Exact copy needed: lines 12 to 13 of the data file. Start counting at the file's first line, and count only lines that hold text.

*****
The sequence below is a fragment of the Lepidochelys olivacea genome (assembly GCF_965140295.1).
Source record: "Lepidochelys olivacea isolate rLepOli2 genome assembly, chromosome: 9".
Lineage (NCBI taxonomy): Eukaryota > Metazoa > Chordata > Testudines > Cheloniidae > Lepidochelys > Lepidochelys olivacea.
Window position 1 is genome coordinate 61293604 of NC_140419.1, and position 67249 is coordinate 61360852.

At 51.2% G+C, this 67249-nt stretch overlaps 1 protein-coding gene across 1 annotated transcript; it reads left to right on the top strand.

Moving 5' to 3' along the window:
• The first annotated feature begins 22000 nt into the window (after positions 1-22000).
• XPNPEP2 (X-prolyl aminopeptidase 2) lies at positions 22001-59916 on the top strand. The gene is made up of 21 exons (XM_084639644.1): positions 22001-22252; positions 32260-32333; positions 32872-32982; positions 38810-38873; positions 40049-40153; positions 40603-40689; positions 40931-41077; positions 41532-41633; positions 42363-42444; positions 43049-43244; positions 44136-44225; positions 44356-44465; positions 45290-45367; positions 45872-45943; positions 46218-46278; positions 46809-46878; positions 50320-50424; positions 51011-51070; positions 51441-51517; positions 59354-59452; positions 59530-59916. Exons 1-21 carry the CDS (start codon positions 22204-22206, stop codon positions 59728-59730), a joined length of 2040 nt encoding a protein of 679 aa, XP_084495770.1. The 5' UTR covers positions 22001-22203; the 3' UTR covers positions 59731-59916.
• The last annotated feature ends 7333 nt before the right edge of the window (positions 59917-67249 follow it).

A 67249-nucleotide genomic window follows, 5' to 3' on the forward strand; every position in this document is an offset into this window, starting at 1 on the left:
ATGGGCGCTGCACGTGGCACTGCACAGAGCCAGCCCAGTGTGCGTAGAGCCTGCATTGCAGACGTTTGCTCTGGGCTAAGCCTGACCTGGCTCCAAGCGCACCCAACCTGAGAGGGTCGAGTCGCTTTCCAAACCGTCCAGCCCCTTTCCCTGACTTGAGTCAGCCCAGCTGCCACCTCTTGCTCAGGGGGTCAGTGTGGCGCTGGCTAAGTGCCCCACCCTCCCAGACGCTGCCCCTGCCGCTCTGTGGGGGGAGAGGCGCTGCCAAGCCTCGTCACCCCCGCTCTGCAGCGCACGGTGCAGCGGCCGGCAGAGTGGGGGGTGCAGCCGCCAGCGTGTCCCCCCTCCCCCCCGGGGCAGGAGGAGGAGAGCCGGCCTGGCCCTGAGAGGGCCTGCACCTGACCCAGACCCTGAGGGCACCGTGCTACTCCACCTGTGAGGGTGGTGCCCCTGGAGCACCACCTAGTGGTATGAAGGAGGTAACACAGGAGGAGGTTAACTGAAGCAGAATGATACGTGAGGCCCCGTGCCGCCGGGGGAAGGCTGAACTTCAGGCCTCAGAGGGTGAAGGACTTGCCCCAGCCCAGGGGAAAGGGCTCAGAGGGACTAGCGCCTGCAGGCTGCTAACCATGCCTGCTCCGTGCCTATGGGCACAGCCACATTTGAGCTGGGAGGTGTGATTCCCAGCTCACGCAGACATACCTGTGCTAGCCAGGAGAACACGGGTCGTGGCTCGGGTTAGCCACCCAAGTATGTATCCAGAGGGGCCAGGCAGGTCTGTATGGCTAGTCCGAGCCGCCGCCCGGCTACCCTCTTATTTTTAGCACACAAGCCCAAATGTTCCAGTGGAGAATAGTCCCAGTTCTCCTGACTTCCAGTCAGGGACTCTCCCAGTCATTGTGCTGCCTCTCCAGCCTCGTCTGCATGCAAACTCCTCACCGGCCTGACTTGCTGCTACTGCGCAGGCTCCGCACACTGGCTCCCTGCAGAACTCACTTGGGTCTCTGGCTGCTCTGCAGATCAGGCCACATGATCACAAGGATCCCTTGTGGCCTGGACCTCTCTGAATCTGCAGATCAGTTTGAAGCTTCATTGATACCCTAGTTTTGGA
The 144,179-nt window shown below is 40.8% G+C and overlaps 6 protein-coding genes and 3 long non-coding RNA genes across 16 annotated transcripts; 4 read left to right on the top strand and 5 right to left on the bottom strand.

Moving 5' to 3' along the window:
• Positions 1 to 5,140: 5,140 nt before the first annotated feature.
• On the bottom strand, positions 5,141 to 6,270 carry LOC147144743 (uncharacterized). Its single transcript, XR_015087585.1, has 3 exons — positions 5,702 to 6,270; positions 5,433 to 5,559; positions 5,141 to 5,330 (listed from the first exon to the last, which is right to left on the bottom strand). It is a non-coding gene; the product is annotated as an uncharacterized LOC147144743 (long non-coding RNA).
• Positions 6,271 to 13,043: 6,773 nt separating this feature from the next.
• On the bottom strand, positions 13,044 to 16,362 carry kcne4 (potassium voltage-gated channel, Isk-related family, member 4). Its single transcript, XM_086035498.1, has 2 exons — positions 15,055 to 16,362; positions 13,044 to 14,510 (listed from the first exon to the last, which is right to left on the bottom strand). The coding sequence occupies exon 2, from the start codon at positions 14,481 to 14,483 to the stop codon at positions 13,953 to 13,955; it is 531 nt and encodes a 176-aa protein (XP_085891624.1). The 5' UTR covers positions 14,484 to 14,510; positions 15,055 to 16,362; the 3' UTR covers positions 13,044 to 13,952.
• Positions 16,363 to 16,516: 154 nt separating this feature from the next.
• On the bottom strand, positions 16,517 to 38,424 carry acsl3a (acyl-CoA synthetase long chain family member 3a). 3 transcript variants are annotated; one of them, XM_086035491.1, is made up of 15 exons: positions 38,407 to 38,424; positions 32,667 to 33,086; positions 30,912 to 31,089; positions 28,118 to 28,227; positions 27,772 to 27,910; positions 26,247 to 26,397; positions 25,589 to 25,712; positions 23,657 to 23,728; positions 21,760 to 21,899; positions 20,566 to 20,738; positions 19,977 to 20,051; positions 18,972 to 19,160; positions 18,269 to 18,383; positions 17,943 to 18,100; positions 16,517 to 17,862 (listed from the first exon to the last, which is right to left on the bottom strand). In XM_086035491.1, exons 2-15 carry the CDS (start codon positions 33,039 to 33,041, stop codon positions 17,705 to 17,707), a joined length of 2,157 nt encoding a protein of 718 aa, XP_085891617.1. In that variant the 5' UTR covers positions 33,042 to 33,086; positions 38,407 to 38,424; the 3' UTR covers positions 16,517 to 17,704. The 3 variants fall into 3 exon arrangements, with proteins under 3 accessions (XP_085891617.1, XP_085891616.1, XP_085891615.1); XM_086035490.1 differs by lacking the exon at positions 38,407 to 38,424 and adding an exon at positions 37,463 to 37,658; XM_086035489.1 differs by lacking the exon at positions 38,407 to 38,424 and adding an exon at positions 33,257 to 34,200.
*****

The 144,179-nt window shown below is 40.8% G+C and overlaps 6 protein-coding genes and 3 long non-coding RNA genes across 16 annotated transcripts; 4 read left to right on the top strand and 5 right to left on the bottom strand.

Moving 5' to 3' along the window: